St. Michael’s church in Caerwys dates back to the end of the 13th century, although earlier temples on this place can reach even Roman times. The earliest written mention of the church comes from 1244, when the Pope chose the church of St. Michael, as a place of trial to decide whether prince Dafydd ap Llywelyn, was forced to sign a treaty with king Henry III. At that time, the temple was still a small timber building. The next mention about the church of St. Michael comes from 1284, when the sum of 60 shillings was paid to the parson Jervasius, as compensation for the loss of tithing and damages inflicted by the soldiers of king Edward I, during his conquest of Wales, two years earlier.
In 1290 king Edward I granted the Royal Charter to Caerwys. Because the settlement did not have town walls, and the fairs were in the town along with a judicial system with a court and a prison, the more there was a need for a solid church with defensive features. From this period comes the oldest stone part of the buildind, that is tower. It also served as a defensive shelter and perhaps a watchtower.
The church was expanded in the fourteenth century and once again enlarged at the beginning of the fifteenth century. During the Reformation it underwent further changes, including its walls whitewashed. In 1894 a thorough renovation of the church began, the most important element of which was the rebuilding of the eastern wall.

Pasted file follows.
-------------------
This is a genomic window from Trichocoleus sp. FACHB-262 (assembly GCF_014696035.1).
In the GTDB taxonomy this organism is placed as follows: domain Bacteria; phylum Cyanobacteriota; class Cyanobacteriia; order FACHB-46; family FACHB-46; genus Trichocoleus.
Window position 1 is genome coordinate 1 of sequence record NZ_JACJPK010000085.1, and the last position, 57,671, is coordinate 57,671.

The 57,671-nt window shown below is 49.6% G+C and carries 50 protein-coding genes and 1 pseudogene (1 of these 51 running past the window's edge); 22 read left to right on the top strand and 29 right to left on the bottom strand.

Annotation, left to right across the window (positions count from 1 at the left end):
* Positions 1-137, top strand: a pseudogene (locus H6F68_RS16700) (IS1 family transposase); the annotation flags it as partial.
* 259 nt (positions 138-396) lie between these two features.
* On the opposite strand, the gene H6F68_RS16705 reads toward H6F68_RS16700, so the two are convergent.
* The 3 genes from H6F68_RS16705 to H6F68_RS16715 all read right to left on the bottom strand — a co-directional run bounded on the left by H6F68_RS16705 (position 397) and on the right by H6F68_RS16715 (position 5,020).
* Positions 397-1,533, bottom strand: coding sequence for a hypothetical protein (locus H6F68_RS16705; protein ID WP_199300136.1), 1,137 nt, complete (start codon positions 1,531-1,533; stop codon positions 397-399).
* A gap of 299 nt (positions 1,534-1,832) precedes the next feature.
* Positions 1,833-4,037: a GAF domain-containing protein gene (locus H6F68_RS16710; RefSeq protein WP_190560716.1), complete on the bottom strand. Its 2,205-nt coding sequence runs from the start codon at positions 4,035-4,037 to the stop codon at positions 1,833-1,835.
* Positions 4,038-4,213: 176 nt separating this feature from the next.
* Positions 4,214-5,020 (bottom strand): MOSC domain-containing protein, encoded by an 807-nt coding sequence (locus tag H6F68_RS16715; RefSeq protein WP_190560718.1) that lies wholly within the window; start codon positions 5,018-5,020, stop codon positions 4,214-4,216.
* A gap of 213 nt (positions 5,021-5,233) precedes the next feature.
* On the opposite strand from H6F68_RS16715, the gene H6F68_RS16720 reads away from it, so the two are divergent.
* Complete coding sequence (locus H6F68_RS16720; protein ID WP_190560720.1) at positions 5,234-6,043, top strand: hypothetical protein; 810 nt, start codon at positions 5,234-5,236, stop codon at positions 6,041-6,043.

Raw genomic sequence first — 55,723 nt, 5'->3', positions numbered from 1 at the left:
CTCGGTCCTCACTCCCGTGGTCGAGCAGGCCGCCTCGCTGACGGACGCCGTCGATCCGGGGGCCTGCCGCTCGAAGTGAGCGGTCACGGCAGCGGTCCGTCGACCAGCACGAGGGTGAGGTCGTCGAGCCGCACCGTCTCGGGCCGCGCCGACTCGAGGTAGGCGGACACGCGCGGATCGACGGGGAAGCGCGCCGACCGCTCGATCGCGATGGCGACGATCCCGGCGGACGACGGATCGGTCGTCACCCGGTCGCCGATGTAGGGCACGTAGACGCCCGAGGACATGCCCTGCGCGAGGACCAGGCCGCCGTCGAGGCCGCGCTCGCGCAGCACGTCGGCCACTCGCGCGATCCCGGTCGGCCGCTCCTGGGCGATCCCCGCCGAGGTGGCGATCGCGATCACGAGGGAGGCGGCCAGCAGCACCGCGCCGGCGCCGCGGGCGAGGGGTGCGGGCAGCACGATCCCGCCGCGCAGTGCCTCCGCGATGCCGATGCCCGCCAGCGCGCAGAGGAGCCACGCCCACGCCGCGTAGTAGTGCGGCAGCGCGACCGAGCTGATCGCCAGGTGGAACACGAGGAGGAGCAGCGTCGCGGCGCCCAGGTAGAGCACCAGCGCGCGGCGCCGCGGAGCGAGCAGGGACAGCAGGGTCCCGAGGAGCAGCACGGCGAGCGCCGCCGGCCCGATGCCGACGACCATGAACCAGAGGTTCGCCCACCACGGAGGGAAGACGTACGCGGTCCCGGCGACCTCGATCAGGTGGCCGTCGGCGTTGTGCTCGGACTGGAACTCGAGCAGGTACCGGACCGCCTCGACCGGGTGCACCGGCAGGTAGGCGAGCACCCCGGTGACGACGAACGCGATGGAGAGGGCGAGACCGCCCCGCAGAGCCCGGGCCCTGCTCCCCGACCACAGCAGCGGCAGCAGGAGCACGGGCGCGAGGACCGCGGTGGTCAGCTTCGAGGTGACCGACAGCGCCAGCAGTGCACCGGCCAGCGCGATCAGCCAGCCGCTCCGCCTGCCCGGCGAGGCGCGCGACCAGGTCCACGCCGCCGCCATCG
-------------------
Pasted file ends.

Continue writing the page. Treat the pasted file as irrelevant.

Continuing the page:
The oldest element of the church of St. Michael from the 13th century, was a four-sided tower with narrow openings in the ground floor. From the south, it was adjacent to a rectangular nave, which in the fourteenth century was enlarged from the east by a slightly narrower chancel of similar length.
At the beginning of the 15th century, the northern aisle was added, which doubled the capacity of the church. From the west it was adjacent to the tower, while in the east it had a common façade with the presbytery, although it was covered with a separate gable roof. Inside, it was opened with two arcades on the presbytery and a single one on the nave. It is known that in the Middle Ages the presbytery of the church was decorated with a canopy, and it was separated from the nave by a rood screen. The walls were probably decorated with paintings.
The oldest part of the church that has survived to this day is the tower, although its upper part comes from the expansion period in the 15th / 16th or 17th century. Completely modern elements are the western porch and the sacristy on the south side. The 13th-century effigy of Elizabeth Ferrers, wife of Dafydd ap Gruffydd, Prince of Wales, has survived to this day. There is also a 14th-century tomb with a cross and 15th-century stained glass windows.
Salter M., The old parish churches of North Wales, Wolverhampton 1993.
Wooding J., Yates N., A Guide to the churches and chapels of Wales, Cardiff 2011.
Website cpat.demon.co.uk, Church of St Michael , Caerwys.